Over the past century, globally ambitious autocracies have often made two fatal mistakes. First, they underestimated the United States, a country whose chaotic democracy masks its formidable resilience and strength. Second, they haven’t seen how their own aggressive behavior will end up driving their multiplying enemies together. Judging by recent events, Xi Jinping’s China is making both mistakes at the same time.
Xi doesn’t think much of America at the moment. In speeches he has mentionned that “the world undergoes changes seen once a century” like China mounted and the United States is hesitant. In a meeting with officials from Joe Biden’s administration in Alaska last month, his diplomats ridiculed the idea that a divided and distracted America could speak to Beijing from a “position of strength.”
A country that has suffered more than 550,000 deaths from Covid-19, which has seen its capital sacked by its own citizens and which has spent four years under President Donald Trump attacking the international system, is in great difficulty , according to Chinese propaganda organizations Argue. Why shouldn’t Beijing push for advantage in the South China Sea, the Taiwan Strait, and many other fronts at once?
Still, Xi might not sound so confident if he looked at the story a little more. In the years leading up to WWII, Adolf Hitler correctly expected America’s eventual hostility, but he recklessly belittled its purpose and strength. During much of the Cold War, Joseph Stalin and his Soviet successors argued that the “correlation of forces” was moving in favor of socialism. So there came a shock when, in the 1980s, the economic and military resurgence of the United States left a dying Soviet Union far behind.
Leaders of systems based on harsh political discipline have often scoffed at the difficulties of a broken democracy – to the point where that democracy invokes its power and buries their geopolitical ambitions.
Aggressive autocrats also find it difficult to see how the usual belligerence can pull the geopolitical knot around their own necks. Hitler’s aggression ultimately led the major capitalist powers, the United States and the United Kingdom, to forge an unlikely alliance with the main Communist power, the Soviet Union. At the start of the Cold War, Stalin believed that the Soviet Union would triumph because the capitalist world would tear itself apart again. He did not foresee that his own threatening behavior would cause the capitalist world to pull itself together and leave the communist world behind.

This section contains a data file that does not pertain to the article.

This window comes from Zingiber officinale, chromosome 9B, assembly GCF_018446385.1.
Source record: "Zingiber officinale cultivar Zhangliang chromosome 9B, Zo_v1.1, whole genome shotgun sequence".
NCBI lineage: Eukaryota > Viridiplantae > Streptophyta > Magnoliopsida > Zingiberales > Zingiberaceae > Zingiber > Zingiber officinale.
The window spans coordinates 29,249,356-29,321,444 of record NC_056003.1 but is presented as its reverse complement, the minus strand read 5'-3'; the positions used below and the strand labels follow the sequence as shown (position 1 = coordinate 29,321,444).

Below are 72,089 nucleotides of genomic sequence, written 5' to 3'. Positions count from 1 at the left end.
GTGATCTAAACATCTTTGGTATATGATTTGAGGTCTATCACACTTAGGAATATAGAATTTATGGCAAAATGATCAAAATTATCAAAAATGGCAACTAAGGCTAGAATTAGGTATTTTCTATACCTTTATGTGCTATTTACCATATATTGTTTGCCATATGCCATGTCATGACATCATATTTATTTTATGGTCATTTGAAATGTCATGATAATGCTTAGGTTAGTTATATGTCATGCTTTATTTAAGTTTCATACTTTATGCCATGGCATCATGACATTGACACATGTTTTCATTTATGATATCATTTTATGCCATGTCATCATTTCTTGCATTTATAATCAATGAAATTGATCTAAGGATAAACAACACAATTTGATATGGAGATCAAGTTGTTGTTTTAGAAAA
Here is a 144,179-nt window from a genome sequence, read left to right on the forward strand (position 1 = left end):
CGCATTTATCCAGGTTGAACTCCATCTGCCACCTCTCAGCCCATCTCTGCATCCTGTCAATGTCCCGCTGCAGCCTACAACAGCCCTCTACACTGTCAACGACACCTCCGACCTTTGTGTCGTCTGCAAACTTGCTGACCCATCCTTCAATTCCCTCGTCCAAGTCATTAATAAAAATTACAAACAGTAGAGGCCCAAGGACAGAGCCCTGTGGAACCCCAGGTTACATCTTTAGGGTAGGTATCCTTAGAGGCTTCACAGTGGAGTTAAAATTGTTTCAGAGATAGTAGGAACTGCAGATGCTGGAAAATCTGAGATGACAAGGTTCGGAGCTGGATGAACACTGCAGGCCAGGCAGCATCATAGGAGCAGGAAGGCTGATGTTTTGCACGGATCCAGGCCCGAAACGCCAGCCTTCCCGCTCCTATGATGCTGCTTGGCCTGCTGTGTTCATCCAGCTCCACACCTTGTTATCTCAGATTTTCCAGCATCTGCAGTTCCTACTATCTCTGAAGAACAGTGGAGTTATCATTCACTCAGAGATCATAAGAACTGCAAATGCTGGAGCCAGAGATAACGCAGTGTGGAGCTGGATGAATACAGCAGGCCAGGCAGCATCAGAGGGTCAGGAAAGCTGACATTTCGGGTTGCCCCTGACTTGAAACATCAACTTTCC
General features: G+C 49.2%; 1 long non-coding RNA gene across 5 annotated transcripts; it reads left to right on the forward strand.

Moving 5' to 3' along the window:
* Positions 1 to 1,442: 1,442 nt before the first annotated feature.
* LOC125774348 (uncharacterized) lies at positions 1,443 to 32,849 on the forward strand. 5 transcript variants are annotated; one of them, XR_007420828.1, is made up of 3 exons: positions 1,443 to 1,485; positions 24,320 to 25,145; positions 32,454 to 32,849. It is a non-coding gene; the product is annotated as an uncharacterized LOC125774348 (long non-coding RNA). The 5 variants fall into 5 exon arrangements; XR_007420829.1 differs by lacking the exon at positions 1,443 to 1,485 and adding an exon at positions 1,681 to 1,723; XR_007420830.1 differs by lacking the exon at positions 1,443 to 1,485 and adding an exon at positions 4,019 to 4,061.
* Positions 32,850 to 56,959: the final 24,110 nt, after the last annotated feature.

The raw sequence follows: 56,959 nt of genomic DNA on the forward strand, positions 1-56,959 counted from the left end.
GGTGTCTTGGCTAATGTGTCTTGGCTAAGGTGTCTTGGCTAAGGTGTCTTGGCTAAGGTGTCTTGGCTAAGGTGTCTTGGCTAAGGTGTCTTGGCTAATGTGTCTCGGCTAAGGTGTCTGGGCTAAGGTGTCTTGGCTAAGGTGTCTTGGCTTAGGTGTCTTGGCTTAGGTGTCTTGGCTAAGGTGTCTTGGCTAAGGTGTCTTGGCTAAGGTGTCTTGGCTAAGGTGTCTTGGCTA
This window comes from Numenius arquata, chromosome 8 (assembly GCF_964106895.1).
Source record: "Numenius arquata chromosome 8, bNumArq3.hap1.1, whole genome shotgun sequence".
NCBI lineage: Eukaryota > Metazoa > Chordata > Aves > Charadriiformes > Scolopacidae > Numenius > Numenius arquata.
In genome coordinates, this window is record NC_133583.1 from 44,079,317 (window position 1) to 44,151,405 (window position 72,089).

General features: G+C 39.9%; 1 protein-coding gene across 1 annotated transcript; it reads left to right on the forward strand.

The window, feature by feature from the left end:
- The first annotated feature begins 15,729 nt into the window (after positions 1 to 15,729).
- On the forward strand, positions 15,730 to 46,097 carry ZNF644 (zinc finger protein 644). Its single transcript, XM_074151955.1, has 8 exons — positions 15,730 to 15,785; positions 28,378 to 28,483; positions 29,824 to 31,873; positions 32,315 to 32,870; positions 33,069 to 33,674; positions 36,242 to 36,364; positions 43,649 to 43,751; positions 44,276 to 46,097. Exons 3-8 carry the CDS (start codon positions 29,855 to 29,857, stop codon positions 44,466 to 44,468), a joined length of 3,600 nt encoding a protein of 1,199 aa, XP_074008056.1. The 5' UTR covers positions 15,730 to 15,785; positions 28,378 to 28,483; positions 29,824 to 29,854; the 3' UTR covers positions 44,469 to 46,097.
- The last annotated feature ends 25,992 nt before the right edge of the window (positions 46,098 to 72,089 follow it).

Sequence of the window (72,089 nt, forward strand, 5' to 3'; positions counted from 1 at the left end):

Xi is on a similar path today. The United States may appear to be in advanced domestic decline. But its problems are not much worse than they were in 1937, when the country was mired in a seemingly endless depression, or in 1968, when its cities were ablaze with protests and violence far exceeding what is known. happened last summer, or 1979, when America was beset by stagflation and unrest. On the contrary, Xi should be more worried about China’s long-term prospects, including imminent The economic, financial and demographic challenges make America’s admittedly serious problems seem rather easy to solve.
He should also be worried about the return of the global offensive from China. After a fatal beating with Chinese soldiers in the Himalayas, India has accelerated its long and gradual movement towards the United States Since Beijing renounced the rule of law in Hong Kong, the United Kingdom has spoken join the Quad – now comprising Australia, India, Japan and the United States – and seeking to limit its technological dependence on China.
France is first multilateral naval exercises which are undoubtedly directed towards Beijing. And in response to Chinese threats to Taiwan, several prominent democracies are now, albeit quietly, releasing their consultations on how they might respond to an invasion of that island.
Xi even managed to jeopardize his most important diplomatic coup of last year, the Comprehensive Investment Agreement with the European Union, signed in December over objections from the new Biden administration. After the EU sanctions Chinese officials for human rights abuses in Xinjiang, Beijing retaliated with counter-sanctions targeting – among others – MEPs and experts from think tanks who had criticized Chinese policies . By effectively demanding that European countries muzzle their own citizens, China has thrown the CAI in doubt.
Xi thus gives Biden many opportunities to keep his promise of a more multilateral strategy to compete with China. At some point in the next few years, the Chinese leadership may realize that the strategic balance does not shift irreversibly in their favor and that Beijing faces geopolitical encirclement as it provokes hostility over several azimuths.
Paradoxically, this is not great news for the United States: this realization could simply lead Xi to act more aggressively to reap the international gains he seeks – perhaps starting with a forced reunification with Taiwan. .
This, unfortunately, is also a historical model. Like Michael Beckley and I have written, revisionist powers become more aggressive when their growth slows down, their strategic enmities multiply and they discover that they have little time to achieve their goals. Imperial Germany fell in this trap before WWI, Imperial Japan did the same before WWII, and China can follow the same path today.
The frightening reality of US-China relations is that we may soon be entering a period of even greater tension. Over-confident autocrats who think the world is moving in their direction can be very dangerous. Desperate autocrats who suddenly realize their window is closing can be even more dangerous.
This column does not necessarily reflect the opinion of the Editorial Board or of Bloomberg LP and its owners.
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Tobin Harshaw to [email protected]
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